Our installation of fail2ban consists of multiple parts:

  1. A fail2ban server.
  2. A global configuration file fail2ban.conf, which controls general settings such as log verbosity.
  3. A set of filters to detect authentication failures.
  4. A set of actions to ‘ban’ and ‘unban’ IP addresses.
  5. A set of jails that combine filters and actions.

After installing fail2ban, I checked the global configuration /etc/fail2ban/fail2ban.conf, but its defaults appear very good to me: everything is logged into /var/log/fail2ban.log at an INFO verbosity level. The default distribution of fail2ban comes with numerous filters, to be found in /etc/fail2ban/filter.d. There is of course an sshd.conf filter available—no need to parse log files manually.

Moreover, there is even a default jail for sshd available, and we just have to enable it:

$ cat /etc/fail2ban/jail.d/defaults-debian.conf 
enabled = true

After making sure that the service is enabled, we are good to go:

$ systemctl status fail2ban
● fail2ban.service - Fail2Ban Service
     Loaded: loaded (/lib/systemd/system/fail2ban.service; enabled; vendor preset: enabled)
     Active: active (running) since [...] 

That’s it! fail2ban will now happily run along, screen your SSH logs, and start banning and unbanning IP addresses automatically. Of course, this is not an entirely-foolproof way of securing your server, but it at least prevents brute-force break-in attempts, thus reducing the attack surface.

Visualising Potential Attackers

I also wanted to know where the potential attackers are coming from. Luckily, the fail2ban log output is relatively easy to parse, making it possible to create a .tsv file: From this file, it is

echo "count\tip"

awk '($(NF-1) = /Ban/){print $NF}' /tmp/fail2ban.log \
  | sort                                             \
  | jdresolve -                                      \
  | uniq -c                                          \
  | sort -n -r                                       \
  | sed -e 's/^[ \t]*//'                             \
  | sed -e 's/ /\t/'                                 \
  | head -n 100

This file can be read and processed, resulting in the following map of attackers (updated automatically every hour; larger circles indicate more attacks from a specific city or region):

Map of naughty users, attempting to break into the server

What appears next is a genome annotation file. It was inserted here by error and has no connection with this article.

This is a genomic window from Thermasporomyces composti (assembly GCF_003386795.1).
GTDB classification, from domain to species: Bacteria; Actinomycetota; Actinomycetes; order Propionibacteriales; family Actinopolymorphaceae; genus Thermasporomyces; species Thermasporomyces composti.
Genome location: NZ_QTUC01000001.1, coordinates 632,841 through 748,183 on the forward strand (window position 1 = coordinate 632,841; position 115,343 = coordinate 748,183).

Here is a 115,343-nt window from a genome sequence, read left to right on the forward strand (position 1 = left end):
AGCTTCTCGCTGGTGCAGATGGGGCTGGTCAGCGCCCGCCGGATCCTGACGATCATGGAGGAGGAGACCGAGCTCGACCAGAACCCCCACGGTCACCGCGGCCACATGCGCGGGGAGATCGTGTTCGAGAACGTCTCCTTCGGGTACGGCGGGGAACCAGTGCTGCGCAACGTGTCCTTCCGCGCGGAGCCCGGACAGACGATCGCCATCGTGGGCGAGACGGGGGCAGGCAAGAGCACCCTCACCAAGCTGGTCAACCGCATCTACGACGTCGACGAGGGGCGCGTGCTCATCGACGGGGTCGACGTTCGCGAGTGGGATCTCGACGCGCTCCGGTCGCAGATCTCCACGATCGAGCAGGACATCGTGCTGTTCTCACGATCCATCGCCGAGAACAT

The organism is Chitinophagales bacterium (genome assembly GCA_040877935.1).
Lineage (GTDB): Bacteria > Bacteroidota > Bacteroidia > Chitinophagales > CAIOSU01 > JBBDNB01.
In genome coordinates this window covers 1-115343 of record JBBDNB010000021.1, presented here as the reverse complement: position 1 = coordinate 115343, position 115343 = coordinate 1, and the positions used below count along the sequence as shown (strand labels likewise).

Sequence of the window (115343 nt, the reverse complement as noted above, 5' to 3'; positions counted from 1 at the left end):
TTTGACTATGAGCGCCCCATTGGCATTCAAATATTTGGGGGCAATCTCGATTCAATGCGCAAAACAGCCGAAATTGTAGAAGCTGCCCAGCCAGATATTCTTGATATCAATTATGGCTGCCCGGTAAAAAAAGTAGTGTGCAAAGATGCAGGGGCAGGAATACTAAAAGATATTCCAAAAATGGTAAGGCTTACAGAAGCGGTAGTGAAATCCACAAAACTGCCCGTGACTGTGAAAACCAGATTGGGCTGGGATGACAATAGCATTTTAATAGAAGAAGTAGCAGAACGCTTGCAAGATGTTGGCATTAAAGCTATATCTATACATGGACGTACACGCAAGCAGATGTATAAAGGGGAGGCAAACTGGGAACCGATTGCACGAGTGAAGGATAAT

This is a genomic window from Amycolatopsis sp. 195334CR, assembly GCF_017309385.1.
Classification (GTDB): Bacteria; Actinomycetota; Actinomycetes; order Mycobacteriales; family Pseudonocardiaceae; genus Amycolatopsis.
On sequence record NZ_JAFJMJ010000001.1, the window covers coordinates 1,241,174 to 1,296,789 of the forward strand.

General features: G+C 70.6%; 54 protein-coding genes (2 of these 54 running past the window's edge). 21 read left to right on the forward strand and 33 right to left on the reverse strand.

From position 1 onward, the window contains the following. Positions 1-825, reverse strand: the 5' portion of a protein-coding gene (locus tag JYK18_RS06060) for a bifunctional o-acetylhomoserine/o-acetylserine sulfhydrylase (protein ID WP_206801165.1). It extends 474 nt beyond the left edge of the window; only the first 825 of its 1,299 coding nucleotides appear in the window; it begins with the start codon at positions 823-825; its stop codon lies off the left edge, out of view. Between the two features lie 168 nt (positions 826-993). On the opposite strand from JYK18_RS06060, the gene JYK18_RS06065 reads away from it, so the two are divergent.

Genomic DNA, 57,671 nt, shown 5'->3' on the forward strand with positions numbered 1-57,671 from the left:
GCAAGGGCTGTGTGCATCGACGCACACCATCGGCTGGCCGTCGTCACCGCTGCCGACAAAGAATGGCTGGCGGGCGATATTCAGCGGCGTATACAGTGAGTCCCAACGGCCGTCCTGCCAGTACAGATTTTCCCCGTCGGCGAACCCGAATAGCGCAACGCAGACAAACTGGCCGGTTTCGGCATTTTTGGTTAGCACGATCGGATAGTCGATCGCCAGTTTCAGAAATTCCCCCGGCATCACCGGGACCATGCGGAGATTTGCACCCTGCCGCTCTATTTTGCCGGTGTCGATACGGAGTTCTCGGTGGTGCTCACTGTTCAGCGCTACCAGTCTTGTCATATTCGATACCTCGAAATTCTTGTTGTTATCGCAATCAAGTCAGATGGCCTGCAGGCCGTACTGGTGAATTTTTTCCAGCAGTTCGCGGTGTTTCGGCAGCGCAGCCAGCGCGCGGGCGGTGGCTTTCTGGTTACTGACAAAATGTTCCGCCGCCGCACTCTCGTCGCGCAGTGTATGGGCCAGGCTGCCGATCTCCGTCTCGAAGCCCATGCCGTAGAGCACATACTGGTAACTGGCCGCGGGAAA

What’s Next?

I am quite happy with the setup at the moment. In the future, I am considering additional measures to take: for instance, it would be interesting to automatically start an nmap scan for all IP addresses that are banned for longer than a few minutes. Going even further, I am wondering whether it would be legal to try to automatically check for known exploits, in order to ‘p0wn’ the wannabe-attacker and disable their system instead.4 This is all idle speculation, though, since both the legality and the practicality of such actions are questionable.


To answer the question of this post, I parsed the list I created above and queried another IP address database. Here’s a partial answer about the country the nefarious connection requests are originating from:

China: 30
Hong Kong: 15
United States: 8
India: 6
Germany: 6
Singapore: 5
Viet Nam: 4
Netherlands: 3
Russian Federation: 2
Colombia: 2
United Kingdom: 2
Korea, Republic of: 2
Spain: 1
Brazil: 1
Argentina: 1
Japan: 1
Indonesia: 1
Ukraine: 1
Senegal: 1
Poland: 1

Interestingly, the connections from China are all created by a single host, who is rather persistent in its brute-force attack, despite getting banned for prolonged periods of time. I don’t know what to make of this.

Stay safe, until next time!

(PS: If you are one of the persons trying to break into my server, please stop. There’s nothing of interest here, and I have a day job that keeps me sufficiently occupied.)

  1. At least for me. Maybe people with a proper security background know more here and can provide additional details. ↩︎

  2. Bringing machine learning into the mix here might actually be a good idea, but I want a solution that I can easily deploy now↩︎

  3. According to the man page for sshd_config, the variable MaxAuthTries ‘Specifies the maximum number of authentication attempts permitted per connection. Once the number of failures reaches half this value, additional failures are logged. The default is 6.’ With 3 tries maximum, logging will thus start after the first failed attempt. ↩︎

  4. Maybe some machine learning techniques could come in handy here. ↩︎